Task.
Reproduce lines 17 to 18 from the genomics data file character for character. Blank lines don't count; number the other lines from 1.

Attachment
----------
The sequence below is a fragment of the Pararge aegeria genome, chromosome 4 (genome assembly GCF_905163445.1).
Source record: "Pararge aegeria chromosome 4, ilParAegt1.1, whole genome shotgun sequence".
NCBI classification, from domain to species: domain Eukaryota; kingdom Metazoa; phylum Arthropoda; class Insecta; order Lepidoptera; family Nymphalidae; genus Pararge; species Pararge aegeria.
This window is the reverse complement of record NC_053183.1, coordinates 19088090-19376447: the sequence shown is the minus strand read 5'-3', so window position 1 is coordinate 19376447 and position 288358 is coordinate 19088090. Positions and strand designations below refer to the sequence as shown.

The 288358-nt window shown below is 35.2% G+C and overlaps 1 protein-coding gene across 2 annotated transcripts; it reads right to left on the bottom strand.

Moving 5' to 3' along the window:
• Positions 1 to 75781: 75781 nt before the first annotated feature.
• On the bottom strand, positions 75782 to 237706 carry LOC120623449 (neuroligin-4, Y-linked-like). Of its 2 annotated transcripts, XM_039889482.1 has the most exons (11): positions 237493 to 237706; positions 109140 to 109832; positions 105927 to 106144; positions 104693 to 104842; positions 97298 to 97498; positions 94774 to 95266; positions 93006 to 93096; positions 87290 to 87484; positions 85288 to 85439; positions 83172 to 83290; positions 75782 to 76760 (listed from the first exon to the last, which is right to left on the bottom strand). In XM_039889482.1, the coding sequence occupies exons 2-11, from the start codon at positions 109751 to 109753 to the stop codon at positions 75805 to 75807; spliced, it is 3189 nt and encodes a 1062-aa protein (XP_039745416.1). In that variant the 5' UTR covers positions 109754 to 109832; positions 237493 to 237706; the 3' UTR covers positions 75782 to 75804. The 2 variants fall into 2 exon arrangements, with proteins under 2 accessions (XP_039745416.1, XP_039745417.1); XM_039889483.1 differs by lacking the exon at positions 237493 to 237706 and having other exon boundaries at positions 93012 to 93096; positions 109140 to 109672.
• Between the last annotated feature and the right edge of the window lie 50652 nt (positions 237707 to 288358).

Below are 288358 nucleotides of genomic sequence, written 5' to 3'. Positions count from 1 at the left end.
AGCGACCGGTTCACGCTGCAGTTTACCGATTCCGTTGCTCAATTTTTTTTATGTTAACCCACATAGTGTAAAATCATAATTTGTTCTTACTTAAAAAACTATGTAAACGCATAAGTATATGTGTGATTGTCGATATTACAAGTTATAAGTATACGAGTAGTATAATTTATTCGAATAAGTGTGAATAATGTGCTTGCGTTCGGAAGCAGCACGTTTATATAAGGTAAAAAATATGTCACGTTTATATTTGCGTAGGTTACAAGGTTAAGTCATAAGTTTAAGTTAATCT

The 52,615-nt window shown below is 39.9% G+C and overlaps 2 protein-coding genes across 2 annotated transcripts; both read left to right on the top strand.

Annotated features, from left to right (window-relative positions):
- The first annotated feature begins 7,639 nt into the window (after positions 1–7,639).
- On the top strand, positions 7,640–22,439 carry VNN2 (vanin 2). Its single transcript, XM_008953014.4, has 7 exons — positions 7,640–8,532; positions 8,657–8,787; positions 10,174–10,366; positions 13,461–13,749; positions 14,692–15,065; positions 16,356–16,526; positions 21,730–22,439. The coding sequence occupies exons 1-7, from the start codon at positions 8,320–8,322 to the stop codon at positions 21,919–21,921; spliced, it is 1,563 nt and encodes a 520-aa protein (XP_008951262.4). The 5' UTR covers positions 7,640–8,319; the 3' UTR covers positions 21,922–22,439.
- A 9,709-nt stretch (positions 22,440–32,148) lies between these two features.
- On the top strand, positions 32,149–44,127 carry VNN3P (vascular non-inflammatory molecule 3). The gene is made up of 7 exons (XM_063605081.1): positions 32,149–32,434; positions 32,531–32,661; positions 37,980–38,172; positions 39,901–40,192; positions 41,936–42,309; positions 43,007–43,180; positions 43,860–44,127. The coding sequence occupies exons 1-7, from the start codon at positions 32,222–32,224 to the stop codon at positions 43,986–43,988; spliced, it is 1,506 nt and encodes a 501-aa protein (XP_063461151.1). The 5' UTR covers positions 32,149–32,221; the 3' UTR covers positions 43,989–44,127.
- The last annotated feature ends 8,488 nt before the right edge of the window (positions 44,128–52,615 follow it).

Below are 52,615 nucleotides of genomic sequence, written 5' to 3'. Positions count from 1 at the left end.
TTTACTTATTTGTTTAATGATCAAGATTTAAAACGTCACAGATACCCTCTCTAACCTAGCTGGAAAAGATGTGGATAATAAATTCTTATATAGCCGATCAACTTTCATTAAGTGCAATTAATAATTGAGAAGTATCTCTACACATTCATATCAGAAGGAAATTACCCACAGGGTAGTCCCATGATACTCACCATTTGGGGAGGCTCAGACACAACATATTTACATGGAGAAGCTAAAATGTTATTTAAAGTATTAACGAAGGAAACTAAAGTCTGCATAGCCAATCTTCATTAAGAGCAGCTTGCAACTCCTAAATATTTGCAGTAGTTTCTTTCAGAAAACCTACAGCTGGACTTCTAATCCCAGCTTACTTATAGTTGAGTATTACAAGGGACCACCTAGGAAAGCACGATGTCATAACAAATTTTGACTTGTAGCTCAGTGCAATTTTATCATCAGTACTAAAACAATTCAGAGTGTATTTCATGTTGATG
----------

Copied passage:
- On the top strand, positions 32,149–44,127 carry VNN3P (vascular non-inflammatory molecule 3). The gene is made up of 7 exons (XM_063605081.1): positions 32,149–32,434; positions 32,531–32,661; positions 37,980–38,172; positions 39,901–40,192; positions 41,936–42,309; positions 43,007–43,180; positions 43,860–44,127. The coding sequence occupies exons 1-7, from the start codon at positions 32,222–32,224 to the stop codon at positions 43,986–43,988; spliced, it is 1,506 nt and encodes a 501-aa protein (XP_063461151.1). The 5' UTR covers positions 32,149–32,221; the 3' UTR covers positions 43,989–44,127.
- The last annotated feature ends 8,488 nt before the right edge of the window (positions 44,128–52,615 follow it).